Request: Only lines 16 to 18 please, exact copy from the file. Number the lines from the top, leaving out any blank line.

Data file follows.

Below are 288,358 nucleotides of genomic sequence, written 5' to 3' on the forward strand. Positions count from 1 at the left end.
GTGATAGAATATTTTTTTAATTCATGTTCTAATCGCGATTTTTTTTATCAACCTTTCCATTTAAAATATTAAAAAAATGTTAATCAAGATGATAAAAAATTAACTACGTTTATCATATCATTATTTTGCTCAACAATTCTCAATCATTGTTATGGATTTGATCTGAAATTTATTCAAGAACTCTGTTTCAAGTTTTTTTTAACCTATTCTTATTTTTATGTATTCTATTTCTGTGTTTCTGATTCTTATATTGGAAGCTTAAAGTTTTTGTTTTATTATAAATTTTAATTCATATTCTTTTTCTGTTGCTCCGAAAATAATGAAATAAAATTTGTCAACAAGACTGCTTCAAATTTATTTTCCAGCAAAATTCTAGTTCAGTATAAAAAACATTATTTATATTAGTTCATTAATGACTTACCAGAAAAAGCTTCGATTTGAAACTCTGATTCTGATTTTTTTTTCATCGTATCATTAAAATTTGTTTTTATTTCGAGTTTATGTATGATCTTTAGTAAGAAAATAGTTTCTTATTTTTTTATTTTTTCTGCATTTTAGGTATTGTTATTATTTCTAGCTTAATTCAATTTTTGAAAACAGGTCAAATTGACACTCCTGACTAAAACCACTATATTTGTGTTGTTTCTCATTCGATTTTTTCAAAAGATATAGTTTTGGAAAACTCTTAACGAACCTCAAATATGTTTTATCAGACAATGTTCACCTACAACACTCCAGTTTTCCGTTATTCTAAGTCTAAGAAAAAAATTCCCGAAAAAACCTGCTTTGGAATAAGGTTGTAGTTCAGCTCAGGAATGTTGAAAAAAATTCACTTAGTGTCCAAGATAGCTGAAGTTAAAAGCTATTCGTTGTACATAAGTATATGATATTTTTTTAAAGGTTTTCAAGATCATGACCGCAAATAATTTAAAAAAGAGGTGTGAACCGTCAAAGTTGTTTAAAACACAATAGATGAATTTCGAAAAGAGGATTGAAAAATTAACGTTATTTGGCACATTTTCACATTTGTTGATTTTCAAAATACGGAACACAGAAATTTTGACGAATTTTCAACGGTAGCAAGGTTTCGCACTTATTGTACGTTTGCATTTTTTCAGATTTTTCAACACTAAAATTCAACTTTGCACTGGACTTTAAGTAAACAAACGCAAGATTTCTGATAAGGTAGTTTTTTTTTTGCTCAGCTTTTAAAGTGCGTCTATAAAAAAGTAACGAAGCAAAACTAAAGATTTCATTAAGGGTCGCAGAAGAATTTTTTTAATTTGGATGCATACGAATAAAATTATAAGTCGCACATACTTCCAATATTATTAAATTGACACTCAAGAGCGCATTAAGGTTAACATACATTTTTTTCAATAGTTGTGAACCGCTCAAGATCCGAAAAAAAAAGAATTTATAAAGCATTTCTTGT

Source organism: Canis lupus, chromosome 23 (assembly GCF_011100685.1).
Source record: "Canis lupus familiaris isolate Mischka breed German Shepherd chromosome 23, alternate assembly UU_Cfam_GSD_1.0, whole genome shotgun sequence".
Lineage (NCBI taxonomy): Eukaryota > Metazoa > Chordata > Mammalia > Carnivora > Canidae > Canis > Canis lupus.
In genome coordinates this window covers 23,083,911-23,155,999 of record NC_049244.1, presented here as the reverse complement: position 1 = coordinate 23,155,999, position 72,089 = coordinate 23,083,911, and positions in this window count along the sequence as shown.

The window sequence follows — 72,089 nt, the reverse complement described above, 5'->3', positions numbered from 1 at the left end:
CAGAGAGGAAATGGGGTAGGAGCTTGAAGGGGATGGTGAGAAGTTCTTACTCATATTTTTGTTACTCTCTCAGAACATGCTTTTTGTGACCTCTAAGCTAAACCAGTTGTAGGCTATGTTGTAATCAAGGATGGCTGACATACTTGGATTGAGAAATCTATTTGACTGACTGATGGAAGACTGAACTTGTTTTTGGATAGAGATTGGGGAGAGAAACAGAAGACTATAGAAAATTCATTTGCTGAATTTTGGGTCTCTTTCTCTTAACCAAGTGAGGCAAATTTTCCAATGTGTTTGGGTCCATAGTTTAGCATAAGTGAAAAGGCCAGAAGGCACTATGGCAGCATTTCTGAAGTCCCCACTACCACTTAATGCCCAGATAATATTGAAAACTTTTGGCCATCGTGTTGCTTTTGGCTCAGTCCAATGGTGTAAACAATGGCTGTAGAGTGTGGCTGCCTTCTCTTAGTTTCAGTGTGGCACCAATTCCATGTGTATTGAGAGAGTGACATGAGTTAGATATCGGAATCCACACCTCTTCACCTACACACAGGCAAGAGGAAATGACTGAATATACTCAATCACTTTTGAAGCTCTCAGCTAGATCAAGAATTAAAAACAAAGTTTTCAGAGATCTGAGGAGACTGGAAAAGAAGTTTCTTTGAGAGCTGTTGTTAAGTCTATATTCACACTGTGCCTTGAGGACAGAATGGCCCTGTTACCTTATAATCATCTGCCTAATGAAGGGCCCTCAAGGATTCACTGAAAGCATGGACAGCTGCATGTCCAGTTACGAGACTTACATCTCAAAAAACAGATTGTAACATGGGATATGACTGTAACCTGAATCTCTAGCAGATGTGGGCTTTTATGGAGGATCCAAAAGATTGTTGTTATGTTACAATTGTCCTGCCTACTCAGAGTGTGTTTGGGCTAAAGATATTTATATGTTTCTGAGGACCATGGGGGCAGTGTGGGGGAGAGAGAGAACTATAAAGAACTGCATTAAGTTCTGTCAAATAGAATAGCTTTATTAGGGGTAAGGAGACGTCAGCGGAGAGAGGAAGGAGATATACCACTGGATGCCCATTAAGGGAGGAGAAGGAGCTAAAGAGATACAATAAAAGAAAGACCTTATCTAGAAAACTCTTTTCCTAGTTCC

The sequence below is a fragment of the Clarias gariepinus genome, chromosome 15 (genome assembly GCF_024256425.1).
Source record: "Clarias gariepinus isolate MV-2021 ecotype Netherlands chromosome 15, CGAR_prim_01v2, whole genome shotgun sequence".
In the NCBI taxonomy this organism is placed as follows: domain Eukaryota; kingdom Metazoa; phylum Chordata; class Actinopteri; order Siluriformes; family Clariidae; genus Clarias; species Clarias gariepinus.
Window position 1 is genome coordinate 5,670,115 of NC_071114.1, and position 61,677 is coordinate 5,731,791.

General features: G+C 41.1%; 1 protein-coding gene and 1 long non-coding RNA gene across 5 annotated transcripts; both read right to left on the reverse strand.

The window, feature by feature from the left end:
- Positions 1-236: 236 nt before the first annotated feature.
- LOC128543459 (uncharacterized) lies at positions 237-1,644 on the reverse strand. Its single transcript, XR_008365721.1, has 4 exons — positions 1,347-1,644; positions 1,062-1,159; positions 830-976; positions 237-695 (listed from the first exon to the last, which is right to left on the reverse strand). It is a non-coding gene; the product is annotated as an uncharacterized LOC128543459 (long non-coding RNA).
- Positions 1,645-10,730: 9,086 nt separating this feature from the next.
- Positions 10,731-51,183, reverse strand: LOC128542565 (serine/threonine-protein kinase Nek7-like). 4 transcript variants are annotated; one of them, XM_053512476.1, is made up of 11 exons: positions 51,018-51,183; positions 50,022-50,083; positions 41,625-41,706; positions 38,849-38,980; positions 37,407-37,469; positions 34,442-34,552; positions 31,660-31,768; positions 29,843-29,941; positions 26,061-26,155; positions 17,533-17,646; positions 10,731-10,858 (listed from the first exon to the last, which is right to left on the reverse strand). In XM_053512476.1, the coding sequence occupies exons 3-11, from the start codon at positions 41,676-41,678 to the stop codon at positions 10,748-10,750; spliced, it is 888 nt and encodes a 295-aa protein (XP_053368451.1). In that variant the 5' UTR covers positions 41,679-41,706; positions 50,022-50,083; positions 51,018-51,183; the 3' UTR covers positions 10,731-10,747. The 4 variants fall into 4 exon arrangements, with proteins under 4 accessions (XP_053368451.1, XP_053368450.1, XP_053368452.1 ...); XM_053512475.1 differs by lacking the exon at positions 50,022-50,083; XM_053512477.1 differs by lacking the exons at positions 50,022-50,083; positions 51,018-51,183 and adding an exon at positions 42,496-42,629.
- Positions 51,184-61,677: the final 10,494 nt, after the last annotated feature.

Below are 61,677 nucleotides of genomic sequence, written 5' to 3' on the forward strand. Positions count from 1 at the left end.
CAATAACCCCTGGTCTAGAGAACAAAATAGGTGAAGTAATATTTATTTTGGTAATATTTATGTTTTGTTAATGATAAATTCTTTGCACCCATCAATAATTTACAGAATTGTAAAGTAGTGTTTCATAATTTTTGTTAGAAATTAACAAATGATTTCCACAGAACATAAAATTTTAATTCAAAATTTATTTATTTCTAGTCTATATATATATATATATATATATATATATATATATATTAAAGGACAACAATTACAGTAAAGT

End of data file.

- LOC128543459 (uncharacterized) lies at positions 237-1,644 on the reverse strand. Its single transcript, XR_008365721.1, has 4 exons — positions 1,347-1,644; positions 1,062-1,159; positions 830-976; positions 237-695 (listed from the first exon to the last, which is right to left on the reverse strand). It is a non-coding gene; the product is annotated as an uncharacterized LOC128543459 (long non-coding RNA).
- Positions 1,645-10,730: 9,086 nt separating this feature from the next.
- Positions 10,731-51,183, reverse strand: LOC128542565 (serine/threonine-protein kinase Nek7-like). 4 transcript variants are annotated; one of them, XM_053512476.1, is made up of 11 exons: positions 51,018-51,183; positions 50,022-50,083; positions 41,625-41,706; positions 38,849-38,980; positions 37,407-37,469; positions 34,442-34,552; positions 31,660-31,768; positions 29,843-29,941; positions 26,061-26,155; positions 17,533-17,646; positions 10,731-10,858 (listed from the first exon to the last, which is right to left on the reverse strand). In XM_053512476.1, the coding sequence occupies exons 3-11, from the start codon at positions 41,676-41,678 to the stop codon at positions 10,748-10,750; spliced, it is 888 nt and encodes a 295-aa protein (XP_053368451.1). In that variant the 5' UTR covers positions 41,679-41,706; positions 50,022-50,083; positions 51,018-51,183; the 3' UTR covers positions 10,731-10,747. The 4 variants fall into 4 exon arrangements, with proteins under 4 accessions (XP_053368451.1, XP_053368450.1, XP_053368452.1 ...); XM_053512475.1 differs by lacking the exon at positions 50,022-50,083; XM_053512477.1 differs by lacking the exons at positions 50,022-50,083; positions 51,018-51,183 and adding an exon at positions 42,496-42,629.